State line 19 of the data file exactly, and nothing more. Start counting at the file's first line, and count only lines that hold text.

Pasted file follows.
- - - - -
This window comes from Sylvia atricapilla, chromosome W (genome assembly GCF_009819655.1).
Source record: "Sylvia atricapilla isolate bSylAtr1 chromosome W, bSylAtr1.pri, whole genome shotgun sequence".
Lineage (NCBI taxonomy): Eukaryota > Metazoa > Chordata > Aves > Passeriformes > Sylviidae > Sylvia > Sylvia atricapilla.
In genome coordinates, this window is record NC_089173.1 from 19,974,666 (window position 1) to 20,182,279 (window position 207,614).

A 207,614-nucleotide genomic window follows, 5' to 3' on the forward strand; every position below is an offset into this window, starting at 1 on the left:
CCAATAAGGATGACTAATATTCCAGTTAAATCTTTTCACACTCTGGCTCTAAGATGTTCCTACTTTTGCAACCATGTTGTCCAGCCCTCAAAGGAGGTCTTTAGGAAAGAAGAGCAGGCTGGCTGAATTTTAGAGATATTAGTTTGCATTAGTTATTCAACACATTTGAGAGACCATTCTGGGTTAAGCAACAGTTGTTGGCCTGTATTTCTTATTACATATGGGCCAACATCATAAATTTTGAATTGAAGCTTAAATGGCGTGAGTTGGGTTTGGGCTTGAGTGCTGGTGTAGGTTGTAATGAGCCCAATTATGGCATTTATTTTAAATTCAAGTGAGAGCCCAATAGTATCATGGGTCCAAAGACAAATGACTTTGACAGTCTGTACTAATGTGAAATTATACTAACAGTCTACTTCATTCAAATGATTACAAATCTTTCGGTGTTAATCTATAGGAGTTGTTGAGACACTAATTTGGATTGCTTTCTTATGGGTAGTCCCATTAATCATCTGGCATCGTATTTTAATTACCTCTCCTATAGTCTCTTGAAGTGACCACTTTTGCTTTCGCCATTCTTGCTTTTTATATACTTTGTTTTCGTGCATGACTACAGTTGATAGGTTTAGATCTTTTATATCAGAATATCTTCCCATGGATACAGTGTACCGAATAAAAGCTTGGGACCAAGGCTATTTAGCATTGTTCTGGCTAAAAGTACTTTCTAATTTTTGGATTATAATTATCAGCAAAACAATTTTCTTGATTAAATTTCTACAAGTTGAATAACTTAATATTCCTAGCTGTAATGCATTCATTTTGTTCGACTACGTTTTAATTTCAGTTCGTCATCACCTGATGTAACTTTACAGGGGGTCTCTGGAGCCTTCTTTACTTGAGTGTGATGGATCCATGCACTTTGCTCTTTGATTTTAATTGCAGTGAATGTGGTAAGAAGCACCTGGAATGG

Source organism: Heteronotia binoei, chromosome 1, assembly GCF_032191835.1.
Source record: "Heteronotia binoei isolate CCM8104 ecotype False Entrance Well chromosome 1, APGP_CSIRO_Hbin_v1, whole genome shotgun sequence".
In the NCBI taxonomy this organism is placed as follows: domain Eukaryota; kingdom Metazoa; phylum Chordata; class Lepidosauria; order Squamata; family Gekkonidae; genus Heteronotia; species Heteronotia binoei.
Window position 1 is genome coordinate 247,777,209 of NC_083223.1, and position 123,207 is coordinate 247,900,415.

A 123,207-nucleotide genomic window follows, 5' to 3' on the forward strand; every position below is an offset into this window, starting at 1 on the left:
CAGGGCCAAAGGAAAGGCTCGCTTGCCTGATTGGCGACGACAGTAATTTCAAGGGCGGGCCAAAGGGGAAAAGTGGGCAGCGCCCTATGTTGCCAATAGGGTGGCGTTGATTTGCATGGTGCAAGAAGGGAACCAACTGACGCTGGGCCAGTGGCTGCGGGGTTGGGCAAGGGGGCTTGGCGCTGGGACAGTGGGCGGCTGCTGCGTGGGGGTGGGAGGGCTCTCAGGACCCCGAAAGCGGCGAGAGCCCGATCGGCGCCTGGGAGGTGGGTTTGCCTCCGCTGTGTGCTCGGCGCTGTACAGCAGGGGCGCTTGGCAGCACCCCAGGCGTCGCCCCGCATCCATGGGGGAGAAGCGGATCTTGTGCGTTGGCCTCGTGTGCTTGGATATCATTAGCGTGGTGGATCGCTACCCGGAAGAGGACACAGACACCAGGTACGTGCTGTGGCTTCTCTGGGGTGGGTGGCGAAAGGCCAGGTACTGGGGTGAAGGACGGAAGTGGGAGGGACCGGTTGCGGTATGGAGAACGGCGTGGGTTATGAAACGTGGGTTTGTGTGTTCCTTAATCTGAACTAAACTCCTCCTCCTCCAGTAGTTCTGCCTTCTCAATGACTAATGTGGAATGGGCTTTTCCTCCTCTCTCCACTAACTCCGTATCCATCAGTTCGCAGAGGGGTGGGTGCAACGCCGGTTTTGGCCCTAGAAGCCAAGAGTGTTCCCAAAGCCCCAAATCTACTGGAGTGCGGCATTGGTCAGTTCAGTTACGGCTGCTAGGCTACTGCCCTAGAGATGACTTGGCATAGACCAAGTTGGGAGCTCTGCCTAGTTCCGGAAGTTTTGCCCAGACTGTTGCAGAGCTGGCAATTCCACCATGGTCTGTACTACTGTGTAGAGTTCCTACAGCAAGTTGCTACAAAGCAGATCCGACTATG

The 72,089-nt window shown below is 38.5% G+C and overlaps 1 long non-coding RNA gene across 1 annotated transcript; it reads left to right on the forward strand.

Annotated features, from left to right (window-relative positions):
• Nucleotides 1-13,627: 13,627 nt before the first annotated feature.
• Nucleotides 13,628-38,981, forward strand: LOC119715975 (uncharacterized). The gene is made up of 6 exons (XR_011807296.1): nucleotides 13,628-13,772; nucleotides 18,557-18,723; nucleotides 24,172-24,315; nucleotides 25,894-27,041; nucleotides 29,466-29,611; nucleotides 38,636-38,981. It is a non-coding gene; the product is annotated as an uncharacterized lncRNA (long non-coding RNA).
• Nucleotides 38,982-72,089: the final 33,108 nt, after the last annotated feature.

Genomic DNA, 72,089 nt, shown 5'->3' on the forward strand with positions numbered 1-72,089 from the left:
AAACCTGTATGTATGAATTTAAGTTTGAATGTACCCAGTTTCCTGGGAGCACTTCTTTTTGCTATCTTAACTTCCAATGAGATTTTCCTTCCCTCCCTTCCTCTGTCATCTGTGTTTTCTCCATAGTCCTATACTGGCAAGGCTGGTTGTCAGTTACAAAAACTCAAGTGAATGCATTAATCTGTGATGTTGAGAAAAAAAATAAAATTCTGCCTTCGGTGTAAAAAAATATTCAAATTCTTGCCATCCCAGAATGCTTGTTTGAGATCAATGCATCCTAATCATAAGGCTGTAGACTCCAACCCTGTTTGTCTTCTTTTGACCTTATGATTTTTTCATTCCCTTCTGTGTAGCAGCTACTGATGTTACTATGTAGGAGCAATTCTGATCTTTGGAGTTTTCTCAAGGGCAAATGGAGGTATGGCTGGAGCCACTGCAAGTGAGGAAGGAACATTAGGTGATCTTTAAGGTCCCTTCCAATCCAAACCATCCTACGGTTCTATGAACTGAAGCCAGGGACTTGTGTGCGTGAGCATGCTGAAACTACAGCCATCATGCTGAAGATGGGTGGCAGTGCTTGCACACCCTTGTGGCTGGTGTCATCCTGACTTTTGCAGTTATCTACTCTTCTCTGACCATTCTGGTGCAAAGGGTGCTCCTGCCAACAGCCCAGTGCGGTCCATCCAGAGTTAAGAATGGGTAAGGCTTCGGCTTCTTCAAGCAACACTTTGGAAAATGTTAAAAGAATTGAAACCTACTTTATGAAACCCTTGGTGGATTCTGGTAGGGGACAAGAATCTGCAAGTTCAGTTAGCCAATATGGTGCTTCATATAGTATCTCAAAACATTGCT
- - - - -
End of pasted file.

AAACCTGTATGTATGAATTTAAGTTTGAATGTACCCAGTTTCCTGGGAGCACTTCTTTTTGCTATCTTAACTTCCAATGAGATTTTCCTTCCCTCCCTTCCTCTGTCATCTGTGTTTTCTCCATAGTCCTATACTGGCAAGGCTGGTTGTCAGTTACAAAAACTCAAGTGAATGCATTAATCTGTGATGTTGAGAAAAAAAATAAAATTCTGCCTTCGGTGTAAAAAAATATTCAAATTCTTGCCATCCCAGAATGCTTGTTTGAGATCAATGCATCCTAATCATAAGGCTGTAGACTCCAACCCTGTTTGTCTTCTTTTGACCTTATGATTTTTTCATTCCCTTCTGTGTAGCAGCTACTGATGTTACTATGTAGGAGCAATTCTGATCTTTGGAGTTTTCTCAAGGGCAAATGGAGGTATGGCTGGAGCCACTGCAAGTGAGGAAGGAACATTAGGTGATCTTTAAGGTCCCTTCCAATCCAAACCATCCTACGGTTCTATGAACTGAAGCCAGGGACTTGTGTGCGTGAGCATGCTGAAACTACAGCCATCATGCTGAAGATGGGTGGCAGTGCTTGCACACCCTTGTGGCTGGTGTCATCCTGACTTTTGCAGTTATCTACTCTTCTCTGACCATTCTGGTGCAAAGGGTGCTCCTGCCAACAGCCCAGTGCGGTCCATCCAGAGTTAAGAATGGGTAAGGCTTCGGCTTCTTCAAGCAACACTTTGGAAAATGTTAAAAGAATTGAAACCTACTTTATGAAACCCTTGGTGGATTCTGGTAGGGGACAAGAATCTGCAAGTTCAGTTAGCCAATATGGTGCTTCATATAGTATCTCAAAACATTGCT